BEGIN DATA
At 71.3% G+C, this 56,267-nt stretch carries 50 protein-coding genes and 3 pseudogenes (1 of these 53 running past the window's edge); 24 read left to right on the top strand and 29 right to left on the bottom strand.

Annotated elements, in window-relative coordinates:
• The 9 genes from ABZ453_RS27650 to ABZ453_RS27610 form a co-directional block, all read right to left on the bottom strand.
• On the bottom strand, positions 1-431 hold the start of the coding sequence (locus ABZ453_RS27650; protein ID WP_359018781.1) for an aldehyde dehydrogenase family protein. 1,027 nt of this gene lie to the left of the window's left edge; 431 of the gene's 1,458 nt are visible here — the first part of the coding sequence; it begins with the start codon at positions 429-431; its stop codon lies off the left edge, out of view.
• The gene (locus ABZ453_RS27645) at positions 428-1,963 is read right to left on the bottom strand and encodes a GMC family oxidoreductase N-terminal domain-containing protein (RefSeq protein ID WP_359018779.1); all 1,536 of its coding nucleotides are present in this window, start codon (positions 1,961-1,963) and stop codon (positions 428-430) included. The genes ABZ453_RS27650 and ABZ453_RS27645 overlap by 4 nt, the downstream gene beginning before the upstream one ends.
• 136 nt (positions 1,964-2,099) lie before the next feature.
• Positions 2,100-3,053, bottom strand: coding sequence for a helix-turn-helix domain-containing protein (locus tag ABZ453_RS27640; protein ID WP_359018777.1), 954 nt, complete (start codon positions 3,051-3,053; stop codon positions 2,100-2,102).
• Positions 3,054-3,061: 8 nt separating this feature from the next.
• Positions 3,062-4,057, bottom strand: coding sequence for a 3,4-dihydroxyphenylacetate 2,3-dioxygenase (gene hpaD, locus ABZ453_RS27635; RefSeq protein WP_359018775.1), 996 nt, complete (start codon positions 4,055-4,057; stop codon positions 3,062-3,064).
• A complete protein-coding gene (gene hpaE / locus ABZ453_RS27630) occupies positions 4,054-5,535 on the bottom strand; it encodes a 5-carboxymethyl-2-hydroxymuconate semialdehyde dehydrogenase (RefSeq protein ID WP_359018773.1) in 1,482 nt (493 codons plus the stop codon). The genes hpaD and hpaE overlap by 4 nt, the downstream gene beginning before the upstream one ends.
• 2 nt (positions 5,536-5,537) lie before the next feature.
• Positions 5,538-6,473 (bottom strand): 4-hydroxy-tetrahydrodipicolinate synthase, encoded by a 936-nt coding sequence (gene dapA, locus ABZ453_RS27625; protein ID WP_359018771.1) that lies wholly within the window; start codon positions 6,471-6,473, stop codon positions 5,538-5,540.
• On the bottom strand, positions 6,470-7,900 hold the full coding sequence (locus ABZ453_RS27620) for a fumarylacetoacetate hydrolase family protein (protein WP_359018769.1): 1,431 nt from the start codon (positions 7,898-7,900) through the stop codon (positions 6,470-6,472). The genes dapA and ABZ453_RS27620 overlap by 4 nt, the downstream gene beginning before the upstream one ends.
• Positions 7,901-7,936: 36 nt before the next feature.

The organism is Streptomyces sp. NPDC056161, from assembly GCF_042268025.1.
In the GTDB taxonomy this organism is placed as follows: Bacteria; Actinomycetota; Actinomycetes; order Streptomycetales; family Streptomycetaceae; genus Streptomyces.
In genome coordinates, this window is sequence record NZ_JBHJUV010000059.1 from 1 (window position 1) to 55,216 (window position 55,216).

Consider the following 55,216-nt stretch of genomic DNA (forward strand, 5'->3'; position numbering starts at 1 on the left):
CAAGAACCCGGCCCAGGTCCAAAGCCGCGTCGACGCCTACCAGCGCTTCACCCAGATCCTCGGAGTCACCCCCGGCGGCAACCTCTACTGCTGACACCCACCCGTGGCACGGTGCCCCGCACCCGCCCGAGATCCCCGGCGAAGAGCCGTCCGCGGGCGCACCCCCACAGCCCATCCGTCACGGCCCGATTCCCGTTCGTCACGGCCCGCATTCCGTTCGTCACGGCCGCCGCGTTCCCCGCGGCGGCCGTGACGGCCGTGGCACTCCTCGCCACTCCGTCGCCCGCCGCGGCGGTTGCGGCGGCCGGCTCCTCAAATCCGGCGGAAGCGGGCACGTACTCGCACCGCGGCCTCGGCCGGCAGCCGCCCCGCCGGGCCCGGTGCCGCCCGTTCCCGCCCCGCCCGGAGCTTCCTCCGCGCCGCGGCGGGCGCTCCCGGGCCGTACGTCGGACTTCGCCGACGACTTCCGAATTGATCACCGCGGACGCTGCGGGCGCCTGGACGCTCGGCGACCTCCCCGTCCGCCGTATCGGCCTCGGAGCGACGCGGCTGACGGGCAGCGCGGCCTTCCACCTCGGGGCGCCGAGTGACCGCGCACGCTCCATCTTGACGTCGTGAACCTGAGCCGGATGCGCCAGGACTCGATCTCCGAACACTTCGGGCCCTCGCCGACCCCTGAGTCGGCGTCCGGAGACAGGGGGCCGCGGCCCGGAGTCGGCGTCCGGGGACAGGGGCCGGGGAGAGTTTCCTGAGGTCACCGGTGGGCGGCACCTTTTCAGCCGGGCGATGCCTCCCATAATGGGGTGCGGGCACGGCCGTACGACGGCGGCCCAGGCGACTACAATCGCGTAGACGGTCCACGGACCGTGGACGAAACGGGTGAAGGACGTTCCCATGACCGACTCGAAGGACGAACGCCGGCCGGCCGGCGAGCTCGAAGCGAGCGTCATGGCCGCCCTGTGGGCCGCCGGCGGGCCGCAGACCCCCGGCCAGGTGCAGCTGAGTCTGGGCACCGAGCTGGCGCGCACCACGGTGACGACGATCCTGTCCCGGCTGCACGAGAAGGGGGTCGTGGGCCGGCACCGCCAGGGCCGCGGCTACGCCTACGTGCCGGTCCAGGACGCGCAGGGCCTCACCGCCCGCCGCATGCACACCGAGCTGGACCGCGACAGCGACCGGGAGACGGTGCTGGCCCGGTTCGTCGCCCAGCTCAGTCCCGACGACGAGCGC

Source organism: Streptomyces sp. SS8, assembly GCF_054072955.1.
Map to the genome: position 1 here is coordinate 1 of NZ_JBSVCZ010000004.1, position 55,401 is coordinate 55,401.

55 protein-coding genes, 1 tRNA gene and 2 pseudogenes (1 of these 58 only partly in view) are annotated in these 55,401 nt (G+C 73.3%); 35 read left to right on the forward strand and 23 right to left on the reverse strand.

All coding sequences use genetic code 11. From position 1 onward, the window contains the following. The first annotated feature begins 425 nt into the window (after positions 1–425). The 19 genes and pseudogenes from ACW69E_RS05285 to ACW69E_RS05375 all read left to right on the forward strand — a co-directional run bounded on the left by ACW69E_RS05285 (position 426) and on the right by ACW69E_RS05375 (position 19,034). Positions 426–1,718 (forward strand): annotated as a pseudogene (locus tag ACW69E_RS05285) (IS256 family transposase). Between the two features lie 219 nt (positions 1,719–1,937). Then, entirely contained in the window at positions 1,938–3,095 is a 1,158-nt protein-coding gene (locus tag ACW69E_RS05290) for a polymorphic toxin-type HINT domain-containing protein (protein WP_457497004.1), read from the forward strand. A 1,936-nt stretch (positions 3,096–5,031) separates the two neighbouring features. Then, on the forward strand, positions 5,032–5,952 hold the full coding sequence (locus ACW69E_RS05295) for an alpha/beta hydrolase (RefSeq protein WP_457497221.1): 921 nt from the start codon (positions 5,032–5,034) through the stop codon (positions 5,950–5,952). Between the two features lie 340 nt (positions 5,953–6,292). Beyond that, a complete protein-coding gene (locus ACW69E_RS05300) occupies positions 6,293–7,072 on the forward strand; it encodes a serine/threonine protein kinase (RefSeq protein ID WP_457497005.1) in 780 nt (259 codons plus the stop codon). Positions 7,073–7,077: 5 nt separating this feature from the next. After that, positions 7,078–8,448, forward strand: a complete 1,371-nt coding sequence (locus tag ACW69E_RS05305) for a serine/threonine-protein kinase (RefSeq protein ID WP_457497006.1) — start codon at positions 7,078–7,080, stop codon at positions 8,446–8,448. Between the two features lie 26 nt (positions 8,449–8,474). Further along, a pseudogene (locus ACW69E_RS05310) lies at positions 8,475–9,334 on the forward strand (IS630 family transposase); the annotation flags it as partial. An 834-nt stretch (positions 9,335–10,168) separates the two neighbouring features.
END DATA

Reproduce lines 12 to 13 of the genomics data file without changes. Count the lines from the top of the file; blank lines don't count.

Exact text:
• Positions 5,538-6,473 (bottom strand): 4-hydroxy-tetrahydrodipicolinate synthase, encoded by a 936-nt coding sequence (gene dapA, locus ABZ453_RS27625; protein ID WP_359018771.1) that lies wholly within the window; start codon positions 6,471-6,473, stop codon positions 5,538-5,540.
• On the bottom strand, positions 6,470-7,900 hold the full coding sequence (locus ABZ453_RS27620) for a fumarylacetoacetate hydrolase family protein (protein WP_359018769.1): 1,431 nt from the start codon (positions 7,898-7,900) through the stop codon (positions 6,470-6,472). The genes dapA and ABZ453_RS27620 overlap by 4 nt, the downstream gene beginning before the upstream one ends.